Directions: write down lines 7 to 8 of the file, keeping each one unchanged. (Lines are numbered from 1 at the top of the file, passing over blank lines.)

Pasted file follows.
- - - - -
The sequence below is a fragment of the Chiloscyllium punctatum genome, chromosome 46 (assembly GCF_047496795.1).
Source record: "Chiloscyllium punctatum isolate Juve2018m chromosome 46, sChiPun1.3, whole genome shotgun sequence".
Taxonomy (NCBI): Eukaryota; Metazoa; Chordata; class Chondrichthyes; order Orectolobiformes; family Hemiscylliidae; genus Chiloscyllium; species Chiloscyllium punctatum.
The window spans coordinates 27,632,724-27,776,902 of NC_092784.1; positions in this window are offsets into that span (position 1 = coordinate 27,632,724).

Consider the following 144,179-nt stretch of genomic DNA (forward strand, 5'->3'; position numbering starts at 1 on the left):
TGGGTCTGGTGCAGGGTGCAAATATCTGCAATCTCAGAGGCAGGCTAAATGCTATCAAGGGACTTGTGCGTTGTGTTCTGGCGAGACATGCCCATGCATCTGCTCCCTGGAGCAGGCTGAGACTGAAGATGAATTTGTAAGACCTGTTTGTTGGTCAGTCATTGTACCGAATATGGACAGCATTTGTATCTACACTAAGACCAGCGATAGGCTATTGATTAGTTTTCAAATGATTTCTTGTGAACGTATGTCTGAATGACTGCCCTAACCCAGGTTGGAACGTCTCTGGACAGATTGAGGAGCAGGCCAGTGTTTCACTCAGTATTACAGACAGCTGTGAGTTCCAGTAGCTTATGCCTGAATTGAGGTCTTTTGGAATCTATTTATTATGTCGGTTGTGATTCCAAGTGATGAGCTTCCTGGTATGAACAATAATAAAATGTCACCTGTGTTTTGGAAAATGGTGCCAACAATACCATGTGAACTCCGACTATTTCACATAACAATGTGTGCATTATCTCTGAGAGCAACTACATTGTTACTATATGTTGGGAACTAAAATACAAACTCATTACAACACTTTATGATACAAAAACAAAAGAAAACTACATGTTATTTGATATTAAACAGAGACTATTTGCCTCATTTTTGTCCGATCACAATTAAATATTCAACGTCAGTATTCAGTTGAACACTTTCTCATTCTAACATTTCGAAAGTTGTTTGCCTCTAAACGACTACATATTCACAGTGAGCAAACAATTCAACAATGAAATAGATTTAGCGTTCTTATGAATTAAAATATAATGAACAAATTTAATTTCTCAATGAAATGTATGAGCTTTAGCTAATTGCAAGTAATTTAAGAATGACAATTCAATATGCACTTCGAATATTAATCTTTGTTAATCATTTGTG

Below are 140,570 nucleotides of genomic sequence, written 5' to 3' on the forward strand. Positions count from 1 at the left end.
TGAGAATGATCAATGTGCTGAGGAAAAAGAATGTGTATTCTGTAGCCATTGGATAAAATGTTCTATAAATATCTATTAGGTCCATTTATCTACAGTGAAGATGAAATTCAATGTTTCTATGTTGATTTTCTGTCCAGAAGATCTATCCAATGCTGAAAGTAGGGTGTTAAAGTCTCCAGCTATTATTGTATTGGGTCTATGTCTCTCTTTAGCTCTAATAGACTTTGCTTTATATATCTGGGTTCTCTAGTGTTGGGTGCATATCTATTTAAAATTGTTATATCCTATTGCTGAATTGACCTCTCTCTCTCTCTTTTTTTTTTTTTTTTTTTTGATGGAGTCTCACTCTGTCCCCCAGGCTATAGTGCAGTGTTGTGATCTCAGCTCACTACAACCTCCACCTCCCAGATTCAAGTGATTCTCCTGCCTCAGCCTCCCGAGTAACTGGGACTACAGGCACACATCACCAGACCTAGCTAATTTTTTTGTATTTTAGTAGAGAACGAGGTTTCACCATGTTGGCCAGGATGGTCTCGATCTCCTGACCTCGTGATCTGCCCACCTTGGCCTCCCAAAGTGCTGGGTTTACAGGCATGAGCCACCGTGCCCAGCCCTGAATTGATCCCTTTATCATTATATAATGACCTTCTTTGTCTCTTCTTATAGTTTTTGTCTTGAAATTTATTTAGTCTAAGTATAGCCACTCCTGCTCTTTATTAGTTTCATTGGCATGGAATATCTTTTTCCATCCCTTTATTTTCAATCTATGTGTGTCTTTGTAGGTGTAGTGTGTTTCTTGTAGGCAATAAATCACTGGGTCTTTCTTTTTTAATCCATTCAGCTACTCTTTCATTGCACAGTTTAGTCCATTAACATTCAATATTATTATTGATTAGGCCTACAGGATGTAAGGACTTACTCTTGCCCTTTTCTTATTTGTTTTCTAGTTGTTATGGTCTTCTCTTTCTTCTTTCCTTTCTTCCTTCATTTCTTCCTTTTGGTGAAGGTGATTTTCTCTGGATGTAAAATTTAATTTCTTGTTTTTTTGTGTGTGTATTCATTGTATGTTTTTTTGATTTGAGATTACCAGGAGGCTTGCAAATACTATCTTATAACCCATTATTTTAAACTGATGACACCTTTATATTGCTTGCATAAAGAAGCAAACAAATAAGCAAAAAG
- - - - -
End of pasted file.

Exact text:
Below are 140,570 nucleotides of genomic sequence, written 5' to 3' on the forward strand. Positions count from 1 at the left end.
TGAGAATGATCAATGTGCTGAGGAAAAAGAATGTGTATTCTGTAGCCATTGGATAAAATGTTCTATAAATATCTATTAGGTCCATTTATCTACAGTGAAGATGAAATTCAATGTTTCTATGTTGATTTTCTGTCCAGAAGATCTATCCAATGCTGAAAGTAGGGTGTTAAAGTCTCCAGCTATTATTGTATTGGGTCTATGTCTCTCTTTAGCTCTAATAGACTTTGCTTTATATATCTGGGTTCTCTAGTGTTGGGTGCATATCTATTTAAAATTGTTATATCCTATTGCTGAATTGACCTCTCTCTCTCTCTTTTTTTTTTTTTTTTTTTTGATGGAGTCTCACTCTGTCCCCCAGGCTATAGTGCAGTGTTGTGATCTCAGCTCACTACAACCTCCACCTCCCAGATTCAAGTGATTCTCCTGCCTCAGCCTCCCGAGTAACTGGGACTACAGGCACACATCACCAGACCTAGCTAATTTTTTTGTATTTTAGTAGAGAACGAGGTTTCACCATGTTGGCCAGGATGGTCTCGATCTCCTGACCTCGTGATCTGCCCACCTTGGCCTCCCAAAGTGCTGGGTTTACAGGCATGAGCCACCGTGCCCAGCCCTGAATTGATCCCTTTATCATTATATAATGACCTTCTTTGTCTCTTCTTATAGTTTTTGTCTTGAAATTTATTTAGTCTAAGTATAGCCACTCCTGCTCTTTATTAGTTTCATTGGCATGGAATATCTTTTTCCATCCCTTTATTTTCAATCTATGTGTGTCTTTGTAGGTGTAGTGTGTTTCTTGTAGGCAATAAATCACTGGGTCTTTCTTTTTTAATCCATTCAGCTACTCTTTCATTGCACAGTTTAGTCCATTAACATTCAATATTATTATTGATTAGGCCTACAGGATGTAAGGACTTACTCTTGCCCTTTTCTTATTTGTTTTCTAGTTGTTATGGTCTTCTCTTTCTTCTTTCCTTTCTTCCTTCATTTCTTCCTTTTGGTGAAGGTGATTTTCTCTGGATGTAAAATTTAATTTCTTGTTTTTTTGTGTGTGTATTCATTGTATGTTTTTTTGATTTGAGATTACCAGGAGGCTTGCAAATACTATCTTATAACCCATTATTTTAAACTGATGACACCTTTATATTGCTTGCATAAAGAAGCAAACAAATAAGCAAAAAG